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post #1 of 27 Old 05-15-2009 Thread Starter
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barber hauler question

can anybody describe or have a picture of how the barber hauler is used to move the jib lead outboard? do you have to have the lead out of the track on a short line?
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post #2 of 27 Old 05-18-2009
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A barber-hauler is usually a block with a tail on it. The jibsheet goes through the block before going through its usual jib lead. The tail gets led to a rail or other strong outboard point like an eye, (perhaps through another block and to a winch) and then to a cleat, so it can be adjusted. It's usually easier to adjust the barber-hauler before trimming the sheet but on some headings, some systems have enough muscle to do it after.
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post #3 of 27 Old 05-18-2009
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It may even have a block and tackle on the end of the block, rather than just a tail.

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post #4 of 27 Old 05-18-2009
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Is this what you want?

I use a spinnaker guy with a snap shackle.


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post #5 of 27 Old 05-19-2009 Thread Starter
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ok got it. a lead attached to a line going through a snatch block at the rail and back to the **** pit where it can be adjusted and cleated.
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post #6 of 27 Old 05-19-2009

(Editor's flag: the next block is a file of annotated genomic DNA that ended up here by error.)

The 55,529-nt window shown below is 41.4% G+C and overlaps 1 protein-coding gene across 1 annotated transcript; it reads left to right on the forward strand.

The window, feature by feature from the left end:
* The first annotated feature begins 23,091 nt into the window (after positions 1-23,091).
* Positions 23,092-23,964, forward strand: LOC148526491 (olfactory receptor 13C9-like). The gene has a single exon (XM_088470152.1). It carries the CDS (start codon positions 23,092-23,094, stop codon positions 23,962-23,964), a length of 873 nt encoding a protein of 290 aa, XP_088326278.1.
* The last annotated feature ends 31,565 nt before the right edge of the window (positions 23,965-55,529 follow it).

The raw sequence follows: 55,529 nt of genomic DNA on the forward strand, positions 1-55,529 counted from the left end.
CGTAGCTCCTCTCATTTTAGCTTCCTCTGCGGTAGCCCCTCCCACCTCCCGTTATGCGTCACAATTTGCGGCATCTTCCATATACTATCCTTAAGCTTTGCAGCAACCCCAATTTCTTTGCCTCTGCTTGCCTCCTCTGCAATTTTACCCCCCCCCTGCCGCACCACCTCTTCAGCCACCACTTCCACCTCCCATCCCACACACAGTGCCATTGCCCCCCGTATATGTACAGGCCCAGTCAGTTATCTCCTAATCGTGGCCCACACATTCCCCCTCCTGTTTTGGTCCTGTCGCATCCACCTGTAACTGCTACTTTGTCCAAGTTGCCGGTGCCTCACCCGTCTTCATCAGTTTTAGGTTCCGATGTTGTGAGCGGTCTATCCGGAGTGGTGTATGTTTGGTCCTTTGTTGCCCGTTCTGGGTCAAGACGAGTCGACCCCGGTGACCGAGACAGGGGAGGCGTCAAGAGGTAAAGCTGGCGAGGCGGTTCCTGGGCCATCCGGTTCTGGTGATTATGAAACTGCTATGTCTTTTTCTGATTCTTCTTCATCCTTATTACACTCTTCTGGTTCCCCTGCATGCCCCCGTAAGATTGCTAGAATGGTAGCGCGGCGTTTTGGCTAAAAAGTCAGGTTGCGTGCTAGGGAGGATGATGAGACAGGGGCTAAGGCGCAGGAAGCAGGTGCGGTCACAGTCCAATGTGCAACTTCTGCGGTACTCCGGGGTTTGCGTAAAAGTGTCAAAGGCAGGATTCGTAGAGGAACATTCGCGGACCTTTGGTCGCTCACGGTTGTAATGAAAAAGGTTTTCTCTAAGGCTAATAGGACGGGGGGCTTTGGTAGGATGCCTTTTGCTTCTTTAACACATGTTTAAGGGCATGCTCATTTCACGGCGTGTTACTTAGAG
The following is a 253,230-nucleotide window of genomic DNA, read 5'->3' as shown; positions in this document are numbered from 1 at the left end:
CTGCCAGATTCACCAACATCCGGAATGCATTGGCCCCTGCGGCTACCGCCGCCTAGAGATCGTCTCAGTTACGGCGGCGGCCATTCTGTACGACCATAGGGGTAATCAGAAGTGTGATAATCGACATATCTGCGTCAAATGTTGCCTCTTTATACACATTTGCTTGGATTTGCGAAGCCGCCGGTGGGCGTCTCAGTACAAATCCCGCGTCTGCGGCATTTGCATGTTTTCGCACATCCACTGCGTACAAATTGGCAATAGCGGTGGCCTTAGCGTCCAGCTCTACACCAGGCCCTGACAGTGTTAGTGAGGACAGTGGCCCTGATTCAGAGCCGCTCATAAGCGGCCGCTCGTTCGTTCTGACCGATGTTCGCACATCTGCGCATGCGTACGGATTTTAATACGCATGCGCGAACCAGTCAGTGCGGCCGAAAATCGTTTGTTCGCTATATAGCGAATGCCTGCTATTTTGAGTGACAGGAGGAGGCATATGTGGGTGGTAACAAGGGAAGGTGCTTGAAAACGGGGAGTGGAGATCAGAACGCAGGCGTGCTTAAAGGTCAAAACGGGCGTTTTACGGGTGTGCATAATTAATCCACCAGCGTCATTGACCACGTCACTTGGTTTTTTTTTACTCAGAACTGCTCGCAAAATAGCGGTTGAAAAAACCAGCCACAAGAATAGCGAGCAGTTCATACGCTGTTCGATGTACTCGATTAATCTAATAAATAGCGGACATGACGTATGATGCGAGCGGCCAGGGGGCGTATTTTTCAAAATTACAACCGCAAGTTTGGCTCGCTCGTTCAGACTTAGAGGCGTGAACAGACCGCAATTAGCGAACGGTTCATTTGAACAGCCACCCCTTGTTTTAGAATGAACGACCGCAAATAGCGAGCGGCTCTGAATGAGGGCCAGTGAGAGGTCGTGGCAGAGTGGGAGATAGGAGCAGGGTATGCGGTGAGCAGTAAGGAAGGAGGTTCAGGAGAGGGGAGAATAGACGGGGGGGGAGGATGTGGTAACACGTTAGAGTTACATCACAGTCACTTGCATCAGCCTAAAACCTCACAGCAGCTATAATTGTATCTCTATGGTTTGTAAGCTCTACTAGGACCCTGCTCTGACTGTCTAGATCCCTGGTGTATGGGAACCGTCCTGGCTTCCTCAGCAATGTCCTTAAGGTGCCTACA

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jib trim

Just as a suggestion, I would think you would use barber haulers on a headsail when off the breeze. An old friend at my local yacht club sometimes uses his spinnaker pole set to leeward to good effect. I've not tried it myself but he is a pretty clever yachtie(he was on Southern Cross in the '74 Americas Cup). He uses this if to tight for a spinnaker or if short handed. All it would take to give it a try is a spinnaker pole and a snoter ring to clip it to. Might be worth a try. Let me know what you think/results if you try.
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post #7 of 27 Old 05-19-2009
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Of course, barberhaulers make a lot more sense on a multihull, where you really have the beam to make good use of them... going downwind...

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I assume that the spin is mounted athwartships.

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When to use

Quote:
Originally Posted by davewild View Post
Just as a suggestion, I would think you would use barber haulers on a headsail when off the breeze. .
That makes sense. It opens up the slot between the main and jib, allowing more air to go through without backwinding the main. You might also want to use them upwind in heavier air, if the main is getting too much backwind and you don't have a smaller jib to switch to right away. Some new boats are being set up without any tracks for jib leads. They use sets of barber-haulers attached to padeyes in the deck to place the clew of the sail wherever they want it - in/out/forward and/or back. It's lighter than a track with cars (and adjusting lines) and probably less expensive too.
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post #10 of 27 Old 05-21-2009
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Quote:
Originally Posted by jackdale View Post
I assume that the spin is mounted athwartships.
Spinnaker pole is set up as if you were "goose winging" then gybed the main only. Then head up to fill jib/genoa and onto your course. I'm not sure how high you would be able to carry this into the breeze but he swears by it(calls it his turbo-charger). I am guessing but I think height would be dependant on fullness of sail and length of pole.

Last edited by davewild; 05-21-2009 at 09:37 AM. Reason: caant spel anyfink
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